Dec 12, 2022, 4:23amUpdated on Dec 12, 2022

By: News 12 Staff

A West Hempstead synagogue held a simulated shooting Sunday night with the goal for participants to be prepared in the event of an active shooting.

It’s a scenario no one wants to have happen: A person entering a house of worship with a weapon. But because shootings at places of worship have happened across the country, here on the Island, some people say they want to be prepared, especially as communities begin to celebrate the holidays.

Typically, the Chabad of West Hempstead would be pretty quiet on a Sunday night, but the building was under a simulated attack as congregants learned how to fight back and protect themselves.

Representatives from multiple synagogues in the West Hempstead community learned self-defense during the active shooter training.

As antisemetic incidents happen across the nation and here on the Island, participants learned how to be prepared and, hopefully, save lives if something like this happens at a Long Island house of worship.

“Run, hide, everybody talks about it, but no one talks about fighting, so this is what we came here to do. We teach people how to fight back as if it was an actual attack,” said Avi Abraham, from the New York Self Defense Academy.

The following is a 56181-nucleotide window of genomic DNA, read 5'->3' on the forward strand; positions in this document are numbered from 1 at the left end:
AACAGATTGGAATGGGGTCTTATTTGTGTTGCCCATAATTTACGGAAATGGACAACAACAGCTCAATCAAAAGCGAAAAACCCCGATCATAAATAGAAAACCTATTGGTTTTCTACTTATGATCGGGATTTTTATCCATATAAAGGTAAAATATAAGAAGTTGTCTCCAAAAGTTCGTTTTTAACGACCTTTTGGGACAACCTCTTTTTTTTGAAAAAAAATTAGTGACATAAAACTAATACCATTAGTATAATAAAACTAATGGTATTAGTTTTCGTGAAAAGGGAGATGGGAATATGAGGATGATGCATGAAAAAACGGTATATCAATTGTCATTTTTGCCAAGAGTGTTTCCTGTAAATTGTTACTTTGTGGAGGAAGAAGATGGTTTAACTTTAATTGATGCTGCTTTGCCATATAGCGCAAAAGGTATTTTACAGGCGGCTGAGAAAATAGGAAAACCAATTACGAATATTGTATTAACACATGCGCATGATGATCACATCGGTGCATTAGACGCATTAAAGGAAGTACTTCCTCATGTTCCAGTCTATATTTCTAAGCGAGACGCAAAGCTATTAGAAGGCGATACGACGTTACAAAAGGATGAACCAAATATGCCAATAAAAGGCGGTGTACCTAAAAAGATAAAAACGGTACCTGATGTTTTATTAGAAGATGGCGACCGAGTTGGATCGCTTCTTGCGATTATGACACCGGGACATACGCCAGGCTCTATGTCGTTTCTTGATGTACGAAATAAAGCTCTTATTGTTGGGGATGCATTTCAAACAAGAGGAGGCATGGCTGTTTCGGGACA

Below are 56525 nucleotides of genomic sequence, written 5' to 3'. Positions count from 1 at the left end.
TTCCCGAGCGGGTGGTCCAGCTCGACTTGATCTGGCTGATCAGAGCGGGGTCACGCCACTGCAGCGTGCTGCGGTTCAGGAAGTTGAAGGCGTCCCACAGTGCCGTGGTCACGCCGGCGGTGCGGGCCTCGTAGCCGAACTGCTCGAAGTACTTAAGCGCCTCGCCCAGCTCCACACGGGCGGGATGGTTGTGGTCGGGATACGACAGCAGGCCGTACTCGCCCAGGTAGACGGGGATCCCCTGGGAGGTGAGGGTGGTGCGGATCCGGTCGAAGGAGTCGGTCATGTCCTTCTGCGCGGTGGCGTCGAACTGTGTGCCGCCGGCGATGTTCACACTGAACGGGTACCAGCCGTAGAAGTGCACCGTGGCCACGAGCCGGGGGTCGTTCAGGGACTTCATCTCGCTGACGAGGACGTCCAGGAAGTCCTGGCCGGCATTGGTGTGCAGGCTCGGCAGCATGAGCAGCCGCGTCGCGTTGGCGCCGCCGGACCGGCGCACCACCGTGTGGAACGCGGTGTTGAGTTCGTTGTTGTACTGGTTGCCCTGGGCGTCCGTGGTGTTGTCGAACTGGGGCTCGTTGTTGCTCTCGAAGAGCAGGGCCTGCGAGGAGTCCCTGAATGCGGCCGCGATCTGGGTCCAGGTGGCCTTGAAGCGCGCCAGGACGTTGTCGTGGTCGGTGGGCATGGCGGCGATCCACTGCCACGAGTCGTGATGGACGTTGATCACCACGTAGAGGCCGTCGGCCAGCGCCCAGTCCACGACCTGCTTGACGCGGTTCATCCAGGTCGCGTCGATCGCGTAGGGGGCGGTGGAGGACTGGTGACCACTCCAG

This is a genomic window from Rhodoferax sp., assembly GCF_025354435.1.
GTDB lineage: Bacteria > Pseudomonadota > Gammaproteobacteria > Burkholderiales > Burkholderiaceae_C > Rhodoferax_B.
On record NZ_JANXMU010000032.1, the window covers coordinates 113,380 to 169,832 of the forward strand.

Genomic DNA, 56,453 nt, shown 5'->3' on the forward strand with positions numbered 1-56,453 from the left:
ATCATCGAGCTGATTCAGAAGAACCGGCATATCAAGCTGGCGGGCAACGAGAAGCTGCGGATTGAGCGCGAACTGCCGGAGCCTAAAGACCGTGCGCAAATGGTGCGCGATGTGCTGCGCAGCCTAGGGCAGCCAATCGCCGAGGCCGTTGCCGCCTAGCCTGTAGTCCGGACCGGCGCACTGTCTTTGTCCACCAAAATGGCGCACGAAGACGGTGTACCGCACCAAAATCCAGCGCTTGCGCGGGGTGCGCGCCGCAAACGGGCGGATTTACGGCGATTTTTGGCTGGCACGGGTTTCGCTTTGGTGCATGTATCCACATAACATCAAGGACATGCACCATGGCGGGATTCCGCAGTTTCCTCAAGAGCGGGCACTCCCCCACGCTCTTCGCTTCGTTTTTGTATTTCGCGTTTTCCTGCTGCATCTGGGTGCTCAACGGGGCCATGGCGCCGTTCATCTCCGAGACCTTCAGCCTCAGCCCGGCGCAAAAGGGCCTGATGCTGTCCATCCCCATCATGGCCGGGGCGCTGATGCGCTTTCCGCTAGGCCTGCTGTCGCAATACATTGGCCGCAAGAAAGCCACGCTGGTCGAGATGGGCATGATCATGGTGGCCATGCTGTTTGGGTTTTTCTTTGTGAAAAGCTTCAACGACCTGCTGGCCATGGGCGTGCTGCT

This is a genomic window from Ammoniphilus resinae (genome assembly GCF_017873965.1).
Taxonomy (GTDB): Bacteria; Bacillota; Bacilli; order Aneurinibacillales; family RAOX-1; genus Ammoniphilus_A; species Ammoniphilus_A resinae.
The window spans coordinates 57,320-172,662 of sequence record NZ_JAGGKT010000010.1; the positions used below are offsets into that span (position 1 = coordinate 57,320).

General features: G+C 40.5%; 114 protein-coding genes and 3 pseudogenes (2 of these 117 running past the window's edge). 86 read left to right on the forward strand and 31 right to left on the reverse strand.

Abraham said he has been teaching classes like this at multiple synagogues and churches across the region. He said people need to be prepared for any scenario anywhere because he said hate is here.

Last month, Christopher Brown, from Aquebogue, was arrested in Manhattan for allegedly saying he wanted to shoot up a synagogue. West Hempstead resident Mike Sigal said that is a frightening thought and welcomed the training.

“I feel its realistic,” Sigal said.

The practical training comes after others trained in the gym to learn techniques on how to subdue an attacker and search for hidden weapons. It’s an unfortunate sign of the times, Sigal said.

“We still want to be able to go to temple, we still want to be able and go and pray, we still want our kids to come with us and hang with our friends,” he added. “But we have to do it in a smart way.”

Multiple synagogues participated in the training at the Chabad of West Hempstead, which was funded in part by a Homeland security grant.